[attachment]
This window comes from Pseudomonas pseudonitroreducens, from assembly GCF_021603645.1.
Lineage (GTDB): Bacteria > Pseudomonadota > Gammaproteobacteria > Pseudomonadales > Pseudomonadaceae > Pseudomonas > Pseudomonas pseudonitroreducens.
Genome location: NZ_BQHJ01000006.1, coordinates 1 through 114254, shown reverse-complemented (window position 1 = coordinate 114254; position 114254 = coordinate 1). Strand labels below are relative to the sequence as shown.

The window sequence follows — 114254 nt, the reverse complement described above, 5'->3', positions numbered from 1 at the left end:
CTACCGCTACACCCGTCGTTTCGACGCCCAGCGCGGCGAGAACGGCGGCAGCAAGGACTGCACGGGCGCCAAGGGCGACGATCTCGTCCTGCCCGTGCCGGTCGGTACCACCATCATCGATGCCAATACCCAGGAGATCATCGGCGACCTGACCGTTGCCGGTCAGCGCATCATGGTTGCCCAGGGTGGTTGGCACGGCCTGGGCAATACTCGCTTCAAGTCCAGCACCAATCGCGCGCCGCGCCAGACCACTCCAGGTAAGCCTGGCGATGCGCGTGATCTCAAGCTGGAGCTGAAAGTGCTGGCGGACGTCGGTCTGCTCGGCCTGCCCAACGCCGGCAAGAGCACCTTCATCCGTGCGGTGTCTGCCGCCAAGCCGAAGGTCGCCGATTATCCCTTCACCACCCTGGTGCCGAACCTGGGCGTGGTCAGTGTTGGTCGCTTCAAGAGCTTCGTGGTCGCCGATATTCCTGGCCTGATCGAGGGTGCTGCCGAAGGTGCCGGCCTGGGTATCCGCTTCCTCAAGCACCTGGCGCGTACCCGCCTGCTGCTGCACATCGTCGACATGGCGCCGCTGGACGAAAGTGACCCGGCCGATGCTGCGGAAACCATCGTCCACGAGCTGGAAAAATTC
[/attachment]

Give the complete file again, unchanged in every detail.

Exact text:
This window comes from Pseudomonas pseudonitroreducens, from assembly GCF_021603645.1.
Lineage (GTDB): Bacteria > Pseudomonadota > Gammaproteobacteria > Pseudomonadales > Pseudomonadaceae > Pseudomonas > Pseudomonas pseudonitroreducens.
Genome location: NZ_BQHJ01000006.1, coordinates 1 through 114254, shown reverse-complemented (window position 1 = coordinate 114254; position 114254 = coordinate 1). Strand labels below are relative to the sequence as shown.

The window sequence follows — 114254 nt, the reverse complement described above, 5'->3', positions numbered from 1 at the left end:
CTACCGCTACACCCGTCGTTTCGACGCCCAGCGCGGCGAGAACGGCGGCAGCAAGGACTGCACGGGCGCCAAGGGCGACGATCTCGTCCTGCCCGTGCCGGTCGGTACCACCATCATCGATGCCAATACCCAGGAGATCATCGGCGACCTGACCGTTGCCGGTCAGCGCATCATGGTTGCCCAGGGTGGTTGGCACGGCCTGGGCAATACTCGCTTCAAGTCCAGCACCAATCGCGCGCCGCGCCAGACCACTCCAGGTAAGCCTGGCGATGCGCGTGATCTCAAGCTGGAGCTGAAAGTGCTGGCGGACGTCGGTCTGCTCGGCCTGCCCAACGCCGGCAAGAGCACCTTCATCCGTGCGGTGTCTGCCGCCAAGCCGAAGGTCGCCGATTATCCCTTCACCACCCTGGTGCCGAACCTGGGCGTGGTCAGTGTTGGTCGCTTCAAGAGCTTCGTGGTCGCCGATATTCCTGGCCTGATCGAGGGTGCTGCCGAAGGTGCCGGCCTGGGTATCCGCTTCCTCAAGCACCTGGCGCGTACCCGCCTGCTGCTGCACATCGTCGACATGGCGCCGCTGGACGAAAGTGACCCGGCCGATGCTGCGGAAACCATCGTCCACGAGCTGGAAAAATTC